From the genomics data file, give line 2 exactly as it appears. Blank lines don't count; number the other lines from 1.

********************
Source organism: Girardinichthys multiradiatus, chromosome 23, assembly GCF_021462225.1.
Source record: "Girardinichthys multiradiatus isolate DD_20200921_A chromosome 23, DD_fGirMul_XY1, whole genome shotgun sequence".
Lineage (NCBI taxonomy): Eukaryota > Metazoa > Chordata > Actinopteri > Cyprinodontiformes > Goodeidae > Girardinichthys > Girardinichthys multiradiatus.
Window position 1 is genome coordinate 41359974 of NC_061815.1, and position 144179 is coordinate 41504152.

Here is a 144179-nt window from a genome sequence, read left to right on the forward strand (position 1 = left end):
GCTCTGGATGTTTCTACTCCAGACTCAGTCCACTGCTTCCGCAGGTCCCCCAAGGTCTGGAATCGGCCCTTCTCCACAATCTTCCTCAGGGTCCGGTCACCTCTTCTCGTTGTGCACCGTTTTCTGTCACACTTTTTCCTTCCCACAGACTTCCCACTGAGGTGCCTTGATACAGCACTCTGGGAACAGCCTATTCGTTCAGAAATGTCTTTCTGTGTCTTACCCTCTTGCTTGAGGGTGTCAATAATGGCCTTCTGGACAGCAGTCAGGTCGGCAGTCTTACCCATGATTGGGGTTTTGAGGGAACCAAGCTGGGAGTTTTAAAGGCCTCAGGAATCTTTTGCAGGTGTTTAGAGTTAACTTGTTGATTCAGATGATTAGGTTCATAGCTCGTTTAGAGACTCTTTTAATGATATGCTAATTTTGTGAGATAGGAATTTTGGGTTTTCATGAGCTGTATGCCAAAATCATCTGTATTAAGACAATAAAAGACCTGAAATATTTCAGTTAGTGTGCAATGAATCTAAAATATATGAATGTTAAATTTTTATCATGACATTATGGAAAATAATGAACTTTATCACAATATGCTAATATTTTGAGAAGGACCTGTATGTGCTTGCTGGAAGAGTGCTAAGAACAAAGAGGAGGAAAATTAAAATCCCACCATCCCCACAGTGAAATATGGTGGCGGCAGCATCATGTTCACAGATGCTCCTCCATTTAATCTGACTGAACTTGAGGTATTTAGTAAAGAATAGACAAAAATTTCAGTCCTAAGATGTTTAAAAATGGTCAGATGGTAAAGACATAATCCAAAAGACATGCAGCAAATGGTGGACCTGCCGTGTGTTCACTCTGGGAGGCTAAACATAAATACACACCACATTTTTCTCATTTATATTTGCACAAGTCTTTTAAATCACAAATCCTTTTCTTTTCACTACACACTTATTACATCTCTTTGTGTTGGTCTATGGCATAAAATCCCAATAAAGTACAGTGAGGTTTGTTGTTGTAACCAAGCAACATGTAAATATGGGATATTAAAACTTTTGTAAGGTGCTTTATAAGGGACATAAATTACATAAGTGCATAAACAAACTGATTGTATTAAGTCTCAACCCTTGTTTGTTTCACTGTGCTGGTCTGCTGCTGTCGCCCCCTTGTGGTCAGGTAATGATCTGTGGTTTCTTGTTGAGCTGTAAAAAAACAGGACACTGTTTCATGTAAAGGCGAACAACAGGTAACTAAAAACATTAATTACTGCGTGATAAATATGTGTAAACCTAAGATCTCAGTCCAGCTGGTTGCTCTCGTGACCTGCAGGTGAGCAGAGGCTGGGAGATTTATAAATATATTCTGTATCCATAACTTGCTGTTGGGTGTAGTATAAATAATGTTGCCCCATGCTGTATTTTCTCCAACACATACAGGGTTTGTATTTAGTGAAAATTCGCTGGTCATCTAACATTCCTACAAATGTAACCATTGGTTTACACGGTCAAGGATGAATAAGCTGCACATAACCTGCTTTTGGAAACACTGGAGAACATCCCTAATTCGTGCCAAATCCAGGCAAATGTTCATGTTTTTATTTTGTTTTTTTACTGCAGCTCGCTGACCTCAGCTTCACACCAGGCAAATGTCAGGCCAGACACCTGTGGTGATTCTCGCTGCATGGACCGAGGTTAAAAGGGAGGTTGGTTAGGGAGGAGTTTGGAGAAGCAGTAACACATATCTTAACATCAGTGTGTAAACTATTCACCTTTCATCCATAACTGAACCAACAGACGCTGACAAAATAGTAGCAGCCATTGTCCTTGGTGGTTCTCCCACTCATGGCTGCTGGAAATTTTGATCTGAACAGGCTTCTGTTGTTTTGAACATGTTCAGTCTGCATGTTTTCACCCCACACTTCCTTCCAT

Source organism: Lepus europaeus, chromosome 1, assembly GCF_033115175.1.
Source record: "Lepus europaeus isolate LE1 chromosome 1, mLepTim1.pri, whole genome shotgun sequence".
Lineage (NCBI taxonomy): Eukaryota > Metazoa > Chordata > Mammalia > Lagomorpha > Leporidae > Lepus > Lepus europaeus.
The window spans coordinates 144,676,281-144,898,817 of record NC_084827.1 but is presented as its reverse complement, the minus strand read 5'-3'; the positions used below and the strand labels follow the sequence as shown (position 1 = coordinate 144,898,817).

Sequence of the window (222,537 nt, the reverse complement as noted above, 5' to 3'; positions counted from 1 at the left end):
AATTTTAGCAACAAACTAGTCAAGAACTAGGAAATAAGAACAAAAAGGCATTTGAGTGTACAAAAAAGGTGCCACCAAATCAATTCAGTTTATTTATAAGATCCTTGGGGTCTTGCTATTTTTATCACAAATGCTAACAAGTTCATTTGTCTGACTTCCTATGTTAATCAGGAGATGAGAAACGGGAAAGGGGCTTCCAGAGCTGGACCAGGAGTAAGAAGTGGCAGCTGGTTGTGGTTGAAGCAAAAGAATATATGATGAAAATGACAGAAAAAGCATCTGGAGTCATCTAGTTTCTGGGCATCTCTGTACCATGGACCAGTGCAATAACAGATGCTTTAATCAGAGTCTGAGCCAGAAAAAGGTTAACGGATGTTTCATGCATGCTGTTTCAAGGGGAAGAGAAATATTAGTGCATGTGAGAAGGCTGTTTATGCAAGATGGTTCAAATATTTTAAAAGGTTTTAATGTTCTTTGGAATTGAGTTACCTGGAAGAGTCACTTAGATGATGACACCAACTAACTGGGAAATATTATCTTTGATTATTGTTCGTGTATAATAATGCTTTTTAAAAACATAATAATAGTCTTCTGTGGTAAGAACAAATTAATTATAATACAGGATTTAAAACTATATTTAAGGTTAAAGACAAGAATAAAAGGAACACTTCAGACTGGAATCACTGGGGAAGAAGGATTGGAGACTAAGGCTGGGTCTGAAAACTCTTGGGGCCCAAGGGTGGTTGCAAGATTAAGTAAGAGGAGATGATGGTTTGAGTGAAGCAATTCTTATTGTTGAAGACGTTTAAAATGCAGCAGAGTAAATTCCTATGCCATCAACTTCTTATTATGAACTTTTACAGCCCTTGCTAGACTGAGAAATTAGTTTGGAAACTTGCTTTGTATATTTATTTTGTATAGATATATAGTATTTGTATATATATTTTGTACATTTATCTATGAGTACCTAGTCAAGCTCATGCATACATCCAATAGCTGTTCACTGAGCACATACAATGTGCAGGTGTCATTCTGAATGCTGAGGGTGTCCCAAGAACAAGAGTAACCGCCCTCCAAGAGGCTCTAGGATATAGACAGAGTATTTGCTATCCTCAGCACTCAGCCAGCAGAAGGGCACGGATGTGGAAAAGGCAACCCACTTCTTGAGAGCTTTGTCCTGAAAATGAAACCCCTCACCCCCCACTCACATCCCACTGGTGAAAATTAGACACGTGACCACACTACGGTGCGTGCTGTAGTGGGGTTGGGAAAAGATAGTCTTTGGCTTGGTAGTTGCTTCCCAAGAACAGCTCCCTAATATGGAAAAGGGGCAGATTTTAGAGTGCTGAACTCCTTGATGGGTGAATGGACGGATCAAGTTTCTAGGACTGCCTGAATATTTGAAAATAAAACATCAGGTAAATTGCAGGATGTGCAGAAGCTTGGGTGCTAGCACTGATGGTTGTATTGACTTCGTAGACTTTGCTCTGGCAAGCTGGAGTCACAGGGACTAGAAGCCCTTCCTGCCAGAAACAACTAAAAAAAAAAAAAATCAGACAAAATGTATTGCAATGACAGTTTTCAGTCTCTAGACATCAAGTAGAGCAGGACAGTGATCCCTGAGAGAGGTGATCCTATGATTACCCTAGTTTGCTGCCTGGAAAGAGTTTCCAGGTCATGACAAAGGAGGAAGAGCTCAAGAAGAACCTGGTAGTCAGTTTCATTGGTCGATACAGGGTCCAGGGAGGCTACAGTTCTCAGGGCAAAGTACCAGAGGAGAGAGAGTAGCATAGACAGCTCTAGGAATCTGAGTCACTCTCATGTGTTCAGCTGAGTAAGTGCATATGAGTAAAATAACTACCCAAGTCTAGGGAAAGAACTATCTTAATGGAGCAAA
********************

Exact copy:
Source record: "Girardinichthys multiradiatus isolate DD_20200921_A chromosome 23, DD_fGirMul_XY1, whole genome shotgun sequence".